tech e blog

Exocet Chair

Created by Montreal-based designer Stephane Leathead, the Exocet Chair is one that can easily be configured in multiple ways, thanks to the identical slats on the rotating cylinder. This design enables users to change the chair's shape when the moment strikes. With soft curves and that long flowing shape, it definitely fits right in at any Apple Store, with their minimalist store layout and all. No word yet on when / if this piece will hit stores. Continue reading for more pictures.

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Kai Table

When everything is closed, the Kai Table looks like any other, but start pulling out the drawers, and you'll discover that there are over a dozen secret places to hide your things. It was designed by Naoki Hirakoso, along with input from Takmitsu Kitahara, and as you can see, there are a plethora of sliding drawers, shifting panels, and even hinged cupboards. Whether it be magazines, snacks or gadgets, you'll find a place for them. Continue reading for two more pictures.

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Bookniture Book Furniture

At first glance, this appears to be just a normal book, but flip it open, and you have some extremely compact furniture. You can either store or carry it around just like you would a book. This can be used in numerous ways: a stool, footrest, nightstand, standing work desk or just stack it up and make a table and chair set. Outdoors? Add a wood board on top of 2 Bookniture books to make it a bench. Click here to view the first image in today's viral picture gallery. Continue reading for the five most popular viral videos of today, including Dark Lord Funk, the Star Wars parody of Uptown Funk.

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Refold Standing Desk

A New Zealand company has unveiled "Refold", a flexible, foldable, portable, affordable and 100% recyclable standing desk. Designed by Fraser Callaway, Oliver Ward and Matt Innes, the 6.5kg cardboard desk can support the weight of an adult. Calloway says: "We came up with the idea as part of our final design project at university here in New Zealand. It was a small part of a larger project about easing the transition between studying and getting jobs." Continue reading for a video and more information.

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Hammock Table

The Hammock Table - made from rattan, glass and stainless steel - has a perfect napping spot for your cat(s). It's located right below the glass table top, and should you not have any furry pets, it's great for magazines, decorations or books. This clever piece was designed by Japan-based Koichi Futatsumata Studio, a company who specializes in product and object design. One caveat: it'll set you back a cool Y190,000 or $1,572 USD. Continue reading for more pictures.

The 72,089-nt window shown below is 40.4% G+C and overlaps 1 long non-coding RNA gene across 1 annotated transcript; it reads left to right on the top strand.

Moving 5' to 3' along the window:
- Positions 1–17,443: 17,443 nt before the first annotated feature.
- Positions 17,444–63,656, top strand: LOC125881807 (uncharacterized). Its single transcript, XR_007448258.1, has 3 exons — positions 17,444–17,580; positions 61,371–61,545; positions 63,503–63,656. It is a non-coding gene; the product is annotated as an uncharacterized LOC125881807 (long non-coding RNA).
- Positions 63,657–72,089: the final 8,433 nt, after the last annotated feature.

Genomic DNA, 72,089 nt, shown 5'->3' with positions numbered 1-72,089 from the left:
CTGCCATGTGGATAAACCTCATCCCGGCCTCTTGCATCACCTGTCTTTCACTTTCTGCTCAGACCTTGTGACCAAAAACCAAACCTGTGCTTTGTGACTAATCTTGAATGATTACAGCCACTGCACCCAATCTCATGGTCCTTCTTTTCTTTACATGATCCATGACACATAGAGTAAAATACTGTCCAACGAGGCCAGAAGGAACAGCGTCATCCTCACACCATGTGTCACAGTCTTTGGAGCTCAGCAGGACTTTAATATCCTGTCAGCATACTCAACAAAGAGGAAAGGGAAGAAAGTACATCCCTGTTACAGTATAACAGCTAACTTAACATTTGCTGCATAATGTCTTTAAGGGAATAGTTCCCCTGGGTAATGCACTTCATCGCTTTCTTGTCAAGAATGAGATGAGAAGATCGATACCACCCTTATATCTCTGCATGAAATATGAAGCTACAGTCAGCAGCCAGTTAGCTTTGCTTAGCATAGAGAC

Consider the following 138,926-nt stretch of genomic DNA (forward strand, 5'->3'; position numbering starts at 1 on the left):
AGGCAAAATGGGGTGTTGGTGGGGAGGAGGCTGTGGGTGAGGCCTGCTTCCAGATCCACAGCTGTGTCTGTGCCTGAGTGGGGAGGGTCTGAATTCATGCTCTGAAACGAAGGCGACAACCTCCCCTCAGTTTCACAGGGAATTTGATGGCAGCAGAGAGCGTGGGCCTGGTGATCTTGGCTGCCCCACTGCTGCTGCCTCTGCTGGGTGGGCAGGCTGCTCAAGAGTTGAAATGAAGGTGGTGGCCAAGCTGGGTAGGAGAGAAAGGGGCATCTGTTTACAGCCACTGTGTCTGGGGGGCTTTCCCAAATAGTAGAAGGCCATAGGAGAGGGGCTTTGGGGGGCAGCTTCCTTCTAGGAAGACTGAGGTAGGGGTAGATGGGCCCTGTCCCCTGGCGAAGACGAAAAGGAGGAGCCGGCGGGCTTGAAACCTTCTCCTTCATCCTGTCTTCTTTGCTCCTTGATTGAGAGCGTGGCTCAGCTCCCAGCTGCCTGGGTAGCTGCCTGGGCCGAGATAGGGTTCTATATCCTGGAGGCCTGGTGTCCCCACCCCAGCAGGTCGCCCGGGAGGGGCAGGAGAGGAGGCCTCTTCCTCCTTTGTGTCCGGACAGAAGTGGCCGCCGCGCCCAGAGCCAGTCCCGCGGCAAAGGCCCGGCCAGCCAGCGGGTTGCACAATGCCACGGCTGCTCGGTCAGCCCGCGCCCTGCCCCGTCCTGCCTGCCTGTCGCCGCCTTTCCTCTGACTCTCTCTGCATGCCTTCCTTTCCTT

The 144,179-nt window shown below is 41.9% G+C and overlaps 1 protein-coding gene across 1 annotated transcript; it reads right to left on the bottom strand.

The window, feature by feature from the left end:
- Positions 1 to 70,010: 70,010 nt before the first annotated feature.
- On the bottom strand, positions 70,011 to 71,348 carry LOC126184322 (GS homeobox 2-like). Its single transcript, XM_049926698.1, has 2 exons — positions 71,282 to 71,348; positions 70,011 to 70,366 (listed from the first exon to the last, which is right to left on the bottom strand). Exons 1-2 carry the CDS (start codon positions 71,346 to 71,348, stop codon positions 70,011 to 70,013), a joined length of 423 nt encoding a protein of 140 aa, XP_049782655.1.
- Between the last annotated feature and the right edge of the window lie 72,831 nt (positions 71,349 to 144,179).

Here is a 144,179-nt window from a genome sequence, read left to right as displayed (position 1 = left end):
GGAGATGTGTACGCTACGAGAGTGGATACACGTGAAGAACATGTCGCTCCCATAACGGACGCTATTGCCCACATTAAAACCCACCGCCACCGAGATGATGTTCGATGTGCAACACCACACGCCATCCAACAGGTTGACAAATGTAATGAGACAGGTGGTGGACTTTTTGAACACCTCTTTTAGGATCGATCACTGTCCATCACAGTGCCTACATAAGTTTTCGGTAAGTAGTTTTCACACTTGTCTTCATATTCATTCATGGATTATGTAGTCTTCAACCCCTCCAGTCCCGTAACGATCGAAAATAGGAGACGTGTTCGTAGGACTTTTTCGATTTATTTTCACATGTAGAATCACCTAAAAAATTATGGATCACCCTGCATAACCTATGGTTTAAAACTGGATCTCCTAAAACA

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Balloon Table

Christopher Duffy of Duffy London has created a whimsical Trompe L'oeil table, and it gives the impression of a glass surface being propped up by either red, gold or silver balloons. It's made from strengthened glass, metal resin composite, and reinforced steel rods for durability. Fake strings attached to the base of the balloons tether the orbs to the ground, composing an intricate swirling pattern on the ground. Continue reading for more pictures.

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Folding Table

There are transforming cars, computers, cubes that open up to contain all the furniture a room needs, books and now, a picnic table. This was created by Izzy Swan, a retired furniture shop owner from Charleston, South Carolina. From afar and at first glance, it looks like just a stack of wood, but start taking apart the pieces, and you'll see that it contains seating for four as well as a small eating area. Continue reading for the video.

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Photosynthesis Table

What if all of your gadgets could be powered by plants? Introducing Biophotovoltaics' Moss Table. This creation demonstrates the potential of Bio-Photo-Voltaic (BPV) technology, or electricity generated from the electrons captured by conductive fibers inside the moss table. Technically speaking, this technology turns energy that would otherwise be wasted in the photosynthesis process, into power that can be put to use. Continue reading for more pictures and information.

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Analog Memory Desk

MCAD (Mechanical Computer-aided Design) student Kirsten Camara wanted a better way to save notes. So, she created the "Analog Memory Desk", a table that comes complete with 1,100-yards of blank paper to record everything. When the desktop is covered in notes, scribbles, drawings, etc. a simple turn of the handles gives you a blank analog tabletop once again. Continue reading for more pictures and the blueprint.

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Pop Up Furniture

Remember those pop-up storybooks you loved as a child? Well, artists Liddy Scheffknecht and Armin B. Wagner have turned that concept into functional furniture. Simply take one of these large pieces of reinforced cardboard, unfold it, and you have a table and chair(s). Unfortunately, there's no word yet on when these pieces will hit stores. Continue reading to see the folding and unfolding process.

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